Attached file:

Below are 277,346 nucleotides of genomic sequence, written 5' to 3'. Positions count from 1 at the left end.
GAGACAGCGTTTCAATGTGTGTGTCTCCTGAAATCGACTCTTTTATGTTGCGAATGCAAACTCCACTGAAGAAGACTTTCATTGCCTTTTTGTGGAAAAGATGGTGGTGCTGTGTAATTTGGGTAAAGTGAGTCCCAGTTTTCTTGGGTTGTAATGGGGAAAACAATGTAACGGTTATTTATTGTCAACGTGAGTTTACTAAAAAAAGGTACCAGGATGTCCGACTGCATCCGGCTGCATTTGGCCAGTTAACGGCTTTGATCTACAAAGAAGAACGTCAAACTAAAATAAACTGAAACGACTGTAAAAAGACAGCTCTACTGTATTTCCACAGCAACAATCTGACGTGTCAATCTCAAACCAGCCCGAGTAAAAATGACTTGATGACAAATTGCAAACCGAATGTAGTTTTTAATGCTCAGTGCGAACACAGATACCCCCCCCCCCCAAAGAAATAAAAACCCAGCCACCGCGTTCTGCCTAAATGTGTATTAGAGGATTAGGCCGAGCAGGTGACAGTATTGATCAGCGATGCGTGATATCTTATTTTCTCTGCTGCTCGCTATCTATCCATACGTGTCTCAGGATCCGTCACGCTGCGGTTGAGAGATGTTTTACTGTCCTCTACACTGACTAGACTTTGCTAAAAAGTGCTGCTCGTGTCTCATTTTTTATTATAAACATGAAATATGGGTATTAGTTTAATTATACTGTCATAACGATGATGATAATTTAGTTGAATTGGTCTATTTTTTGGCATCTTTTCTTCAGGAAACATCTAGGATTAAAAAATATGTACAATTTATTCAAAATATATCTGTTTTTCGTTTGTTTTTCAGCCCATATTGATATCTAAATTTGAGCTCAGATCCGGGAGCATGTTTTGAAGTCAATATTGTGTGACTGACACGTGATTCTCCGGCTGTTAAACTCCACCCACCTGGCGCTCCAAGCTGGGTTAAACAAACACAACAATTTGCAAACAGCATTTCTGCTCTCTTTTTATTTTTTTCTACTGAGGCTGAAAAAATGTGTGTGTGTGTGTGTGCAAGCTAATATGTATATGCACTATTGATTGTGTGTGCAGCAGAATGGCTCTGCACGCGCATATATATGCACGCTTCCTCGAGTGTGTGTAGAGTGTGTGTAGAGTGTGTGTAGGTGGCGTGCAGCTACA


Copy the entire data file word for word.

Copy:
Below are 277,346 nucleotides of genomic sequence, written 5' to 3'. Positions count from 1 at the left end.
GAGACAGCGTTTCAATGTGTGTGTCTCCTGAAATCGACTCTTTTATGTTGCGAATGCAAACTCCACTGAAGAAGACTTTCATTGCCTTTTTGTGGAAAAGATGGTGGTGCTGTGTAATTTGGGTAAAGTGAGTCCCAGTTTTCTTGGGTTGTAATGGGGAAAACAATGTAACGGTTATTTATTGTCAACGTGAGTTTACTAAAAAAAGGTACCAGGATGTCCGACTGCATCCGGCTGCATTTGGCCAGTTAACGGCTTTGATCTACAAAGAAGAACGTCAAACTAAAATAAACTGAAACGACTGTAAAAAGACAGCTCTACTGTATTTCCACAGCAACAATCTGACGTGTCAATCTCAAACCAGCCCGAGTAAAAATGACTTGATGACAAATTGCAAACCGAATGTAGTTTTTAATGCTCAGTGCGAACACAGATACCCCCCCCCCCCAAAGAAATAAAAACCCAGCCACCGCGTTCTGCCTAAATGTGTATTAGAGGATTAGGCCGAGCAGGTGACAGTATTGATCAGCGATGCGTGATATCTTATTTTCTCTGCTGCTCGCTATCTATCCATACGTGTCTCAGGATCCGTCACGCTGCGGTTGAGAGATGTTTTACTGTCCTCTACACTGACTAGACTTTGCTAAAAAGTGCTGCTCGTGTCTCATTTTTTATTATAAACATGAAATATGGGTATTAGTTTAATTATACTGTCATAACGATGATGATAATTTAGTTGAATTGGTCTATTTTTTGGCATCTTTTCTTCAGGAAACATCTAGGATTAAAAAATATGTACAATTTATTCAAAATATATCTGTTTTTCGTTTGTTTTTCAGCCCATATTGATATCTAAATTTGAGCTCAGATCCGGGAGCATGTTTTGAAGTCAATATTGTGTGACTGACACGTGATTCTCCGGCTGTTAAACTCCACCCACCTGGCGCTCCAAGCTGGGTTAAACAAACACAACAATTTGCAAACAGCATTTCTGCTCTCTTTTTATTTTTTTCTACTGAGGCTGAAAAAATGTGTGTGTGTGTGTGTGCAAGCTAATATGTATATGCACTATTGATTGTGTGTGCAGCAGAATGGCTCTGCACGCGCATATATATGCACGCTTCCTCGAGTGTGTGTAGAGTGTGTGTAGAGTGTGTGTAGGTGGCGTGCAGCTACA